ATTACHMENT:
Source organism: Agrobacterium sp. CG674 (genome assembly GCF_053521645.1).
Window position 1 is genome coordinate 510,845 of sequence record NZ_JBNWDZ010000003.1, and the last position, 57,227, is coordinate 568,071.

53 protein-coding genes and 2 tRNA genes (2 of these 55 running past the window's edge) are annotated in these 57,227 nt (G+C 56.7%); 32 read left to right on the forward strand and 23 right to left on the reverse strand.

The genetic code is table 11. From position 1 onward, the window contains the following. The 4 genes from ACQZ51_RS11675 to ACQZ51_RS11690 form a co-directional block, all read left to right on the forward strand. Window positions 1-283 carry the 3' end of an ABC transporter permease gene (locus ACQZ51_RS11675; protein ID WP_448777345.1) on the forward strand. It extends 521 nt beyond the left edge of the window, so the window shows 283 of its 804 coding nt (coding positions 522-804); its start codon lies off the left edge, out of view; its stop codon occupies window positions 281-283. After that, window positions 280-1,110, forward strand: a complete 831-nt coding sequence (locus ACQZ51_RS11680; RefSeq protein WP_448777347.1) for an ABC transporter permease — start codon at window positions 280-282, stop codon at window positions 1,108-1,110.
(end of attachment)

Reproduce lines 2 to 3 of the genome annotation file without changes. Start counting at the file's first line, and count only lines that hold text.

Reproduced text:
Window position 1 is genome coordinate 510,845 of sequence record NZ_JBNWDZ010000003.1, and the last position, 57,227, is coordinate 568,071.

53 protein-coding genes and 2 tRNA genes (2 of these 55 running past the window's edge) are annotated in these 57,227 nt (G+C 56.7%); 32 read left to right on the forward strand and 23 right to left on the reverse strand.